Mairibeth MacMillan was born in Paisley, Scotland but now lives on the shores of Loch Long with a gorgeous view down the River Clyde. After teaching high school Drama for many years, she took a career break to have children and during that time completed a BA (Hons) in Humanities with Creative Writing and a few years later an MLitt in Playwriting and Dramaturgy from the University of Glasgow. She has had short stories published in various magazines and anthologies and more recently her first poem. She has never been good at focussing on one task at a time but is currently working on improving this skill. In her spare time (!) she drives her children to various activities. She has recently taken up kayaking and wild swimming in the loch and has returned to ballet classes after a break of too many years to count. She is a member of the Scottish Association of Writers, the Romantic Novelists Association and the Society of Authors.
You are a romance writer; was your first choice or did you experiment with different genres? If you were to change your genre, which one would you choose?
I have never been good at sticking to one thing. I have always enjoyed reading romance, the fact that a positive, upbeat ending is guaranteed (or should be) is very appealing. I read a wide range of books but reading romance has helped me through a lot of difficult times in my life and always leaves me with a sense of hope rather than feeling depressed so it was a natural choice, to begin with when writing my first novel.
I also found that the romance writing community is, in general, a fantastically supportive one and I have made a lot of friends, and received a lot of support from so many people over the years — I could not have asked for better friends to accompany me on my writing journey. Although most of the as-yet-unpublished novels I have written have been romance, most have been romantic suspense and I enjoy merging the suspense plot with the romance. I also love reading crime fiction so this is a great way to blend them.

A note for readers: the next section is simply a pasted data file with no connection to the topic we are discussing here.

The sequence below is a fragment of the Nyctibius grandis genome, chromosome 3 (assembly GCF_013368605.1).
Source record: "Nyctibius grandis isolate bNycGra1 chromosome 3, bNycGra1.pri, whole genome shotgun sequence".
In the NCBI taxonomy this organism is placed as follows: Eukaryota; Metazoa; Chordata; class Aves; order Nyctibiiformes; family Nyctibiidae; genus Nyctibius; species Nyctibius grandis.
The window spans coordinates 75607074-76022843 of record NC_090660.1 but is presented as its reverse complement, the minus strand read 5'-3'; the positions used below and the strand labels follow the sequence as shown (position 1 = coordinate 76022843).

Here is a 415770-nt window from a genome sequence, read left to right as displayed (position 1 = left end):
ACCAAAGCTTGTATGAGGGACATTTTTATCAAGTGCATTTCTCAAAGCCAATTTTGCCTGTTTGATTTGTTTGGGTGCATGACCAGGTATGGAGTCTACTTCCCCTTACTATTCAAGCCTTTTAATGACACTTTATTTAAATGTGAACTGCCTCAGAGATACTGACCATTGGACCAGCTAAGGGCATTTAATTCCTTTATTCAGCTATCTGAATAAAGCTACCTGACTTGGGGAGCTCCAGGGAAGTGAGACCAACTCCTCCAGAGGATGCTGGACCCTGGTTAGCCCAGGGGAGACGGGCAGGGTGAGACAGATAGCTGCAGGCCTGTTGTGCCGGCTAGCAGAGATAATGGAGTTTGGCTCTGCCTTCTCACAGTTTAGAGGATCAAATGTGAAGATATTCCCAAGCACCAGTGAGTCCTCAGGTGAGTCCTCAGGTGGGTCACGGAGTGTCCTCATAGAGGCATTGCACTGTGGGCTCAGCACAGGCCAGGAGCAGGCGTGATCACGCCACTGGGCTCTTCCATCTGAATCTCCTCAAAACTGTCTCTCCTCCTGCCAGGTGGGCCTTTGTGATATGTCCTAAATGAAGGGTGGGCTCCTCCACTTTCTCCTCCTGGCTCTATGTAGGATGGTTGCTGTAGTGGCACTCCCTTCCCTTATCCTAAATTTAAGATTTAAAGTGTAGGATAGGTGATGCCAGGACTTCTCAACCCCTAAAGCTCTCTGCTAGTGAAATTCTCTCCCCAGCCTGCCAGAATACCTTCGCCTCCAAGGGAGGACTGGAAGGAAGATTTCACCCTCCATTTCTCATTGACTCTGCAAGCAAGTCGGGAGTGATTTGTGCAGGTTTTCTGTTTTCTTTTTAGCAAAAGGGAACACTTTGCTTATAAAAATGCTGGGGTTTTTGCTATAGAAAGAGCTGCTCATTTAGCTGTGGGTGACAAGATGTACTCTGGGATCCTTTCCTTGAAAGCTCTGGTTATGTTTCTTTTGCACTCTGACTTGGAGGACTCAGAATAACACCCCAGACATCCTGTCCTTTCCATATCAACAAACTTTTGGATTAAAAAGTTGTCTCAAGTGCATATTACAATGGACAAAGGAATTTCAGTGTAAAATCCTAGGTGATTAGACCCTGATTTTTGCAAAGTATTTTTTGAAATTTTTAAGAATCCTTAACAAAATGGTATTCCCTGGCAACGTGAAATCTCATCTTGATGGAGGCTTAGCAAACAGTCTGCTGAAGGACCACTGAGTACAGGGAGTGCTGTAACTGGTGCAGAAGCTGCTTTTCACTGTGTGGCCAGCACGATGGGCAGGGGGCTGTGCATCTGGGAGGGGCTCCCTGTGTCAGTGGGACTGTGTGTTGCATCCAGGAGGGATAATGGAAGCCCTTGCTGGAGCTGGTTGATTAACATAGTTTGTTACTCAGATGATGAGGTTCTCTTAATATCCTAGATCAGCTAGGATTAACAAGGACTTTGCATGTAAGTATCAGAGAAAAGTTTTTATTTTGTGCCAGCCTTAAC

I think I would be most likely to write crime fiction if I had to choose a different genre but I think there would always be romantic elements in there at the very least as what is more important than our relationships with one another?
I did, however, begin by writing short stories and I don’t think any of them could be classified as romance. In fact, I think the opposite is probably true!
Playwriting is another of your passions; do you approach writing a play or a script in the same way you approach writing a novel?
Novels tend to be slower to form in my mind, whereas when writing plays I tend to work from a single idea — often a visual image. I prefer the shorter word count in plays and find it easier to keep track in my head of what is going on, which I find really difficult in a novel. I probably do less planning in terms of plot and characterization when writing plays because some of that will be up to those who produce the work. In a way, a play is a more open text; you are providing ideas and dialogue for others to use as a starting point whereas a novel is a complete work in itself and you need to provide more for the reader.